Why You Shouldn't Trust the Exchange With Your Personal Information Healthshare

Why You Shouldn’t Trust the Exchange With Your Personal Information

Security BreacchThe news of the security breaches at retailers Target and Neiman Marcus has been everywhere lately. Millions of people have had their personal identification stolen, including credit card numbers, email and mailing addresses, and phone numbers. If you were affected by either of these security breaches, you are understandably outraged and worried at the thought of cyber criminals having access to your personal information.

Retailers are NOT the Greatest Security Risk

However, we feel there’s an even greater security risk facing you right now, and it does not come from retailers; it comes from using the HealthCare.gov website to purchase health insurance! Sadly, the lack of security on this website has not been made nearly as public as it should be.

According to expert “white hat” hacker (the term used to describe a professional who tests the security of a given computer system by attempting to hack into it) David Kennedy, the HealthCare.gov website is not just weak in a few areas. Instead, the security that should have been built into the system is so negligible as to be nearly non-existent. He predicts that if cyber criminals haven’t already begun hacking into the system, they will be.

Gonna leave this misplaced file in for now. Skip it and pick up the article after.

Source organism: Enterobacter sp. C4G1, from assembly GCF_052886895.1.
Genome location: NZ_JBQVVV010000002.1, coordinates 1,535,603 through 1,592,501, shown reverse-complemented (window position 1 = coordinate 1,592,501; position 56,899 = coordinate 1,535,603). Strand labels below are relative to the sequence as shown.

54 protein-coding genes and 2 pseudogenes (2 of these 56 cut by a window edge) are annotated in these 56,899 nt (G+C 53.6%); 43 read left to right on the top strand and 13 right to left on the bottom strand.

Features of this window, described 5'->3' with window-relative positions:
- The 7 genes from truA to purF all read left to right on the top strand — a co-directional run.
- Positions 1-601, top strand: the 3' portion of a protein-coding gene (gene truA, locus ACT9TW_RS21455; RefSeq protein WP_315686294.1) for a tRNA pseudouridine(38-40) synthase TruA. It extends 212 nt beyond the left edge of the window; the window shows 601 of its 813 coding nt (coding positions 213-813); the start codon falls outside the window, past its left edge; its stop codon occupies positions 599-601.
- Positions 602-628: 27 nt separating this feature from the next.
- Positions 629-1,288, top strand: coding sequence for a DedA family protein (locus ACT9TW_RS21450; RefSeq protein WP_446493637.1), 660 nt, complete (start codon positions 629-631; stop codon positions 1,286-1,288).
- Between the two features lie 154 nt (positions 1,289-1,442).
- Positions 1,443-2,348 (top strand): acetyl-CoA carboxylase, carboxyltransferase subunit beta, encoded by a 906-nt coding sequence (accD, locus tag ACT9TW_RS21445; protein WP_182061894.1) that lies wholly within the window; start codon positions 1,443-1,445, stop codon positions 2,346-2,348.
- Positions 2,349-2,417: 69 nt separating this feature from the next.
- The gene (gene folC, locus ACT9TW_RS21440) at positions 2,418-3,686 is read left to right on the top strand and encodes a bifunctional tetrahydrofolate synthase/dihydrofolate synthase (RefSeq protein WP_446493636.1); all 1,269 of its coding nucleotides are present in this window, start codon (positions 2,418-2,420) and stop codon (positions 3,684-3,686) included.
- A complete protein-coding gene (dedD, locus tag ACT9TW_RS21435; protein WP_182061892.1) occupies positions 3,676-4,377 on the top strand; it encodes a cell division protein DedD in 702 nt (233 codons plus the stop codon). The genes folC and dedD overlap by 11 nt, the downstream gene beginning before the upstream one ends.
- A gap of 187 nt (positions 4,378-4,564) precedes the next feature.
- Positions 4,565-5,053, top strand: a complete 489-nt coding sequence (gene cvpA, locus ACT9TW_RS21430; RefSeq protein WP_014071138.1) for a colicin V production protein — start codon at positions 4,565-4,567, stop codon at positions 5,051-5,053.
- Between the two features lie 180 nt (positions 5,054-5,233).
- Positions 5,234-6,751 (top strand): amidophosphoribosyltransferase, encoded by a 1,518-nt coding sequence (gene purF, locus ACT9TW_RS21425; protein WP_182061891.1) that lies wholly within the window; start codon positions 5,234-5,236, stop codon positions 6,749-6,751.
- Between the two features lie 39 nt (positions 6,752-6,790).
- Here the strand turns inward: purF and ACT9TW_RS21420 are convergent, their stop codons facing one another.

Cyber Security Experts Don’t Trust the Exchange

In fact, Kennedy was one of a group of cyber security experts who testified before Congress regarding the security risks for people using the HealthCare.gov website. The majority of the people who testified agreed that the solution to the security issues is to take the website down and start over.

By doing so, the proper security procedures could be built into the website from the ground up—which, of course, is how it should have been done initially! Not surprisingly, these expert opinions did not sway the Obama administration, and the Health Insurance Marketplace remains open for business.

Insurance Navigators Also Create an Additional Risk

The security of your personal information, including your sensitive financial information, is not limited to data you may be transmitting over unsecured connections. You also have to worry about the insurance navigators who have been hired to help you with the process of purchasing health insurance on the exchange.

It turns out that there are no background checks given to people being considered for a navigator position, and there have been incidences where navigators have been shown to have criminal records. In fact, in New Mexico, one in seven navigators has a record!

The only criteria at this point that make a navigator ineligible to provide you guidance on the exchange is a criminal record involving a “significant financial crime,” or presence on a sex offender registry.

Does the Obama Administration Care About Your Security?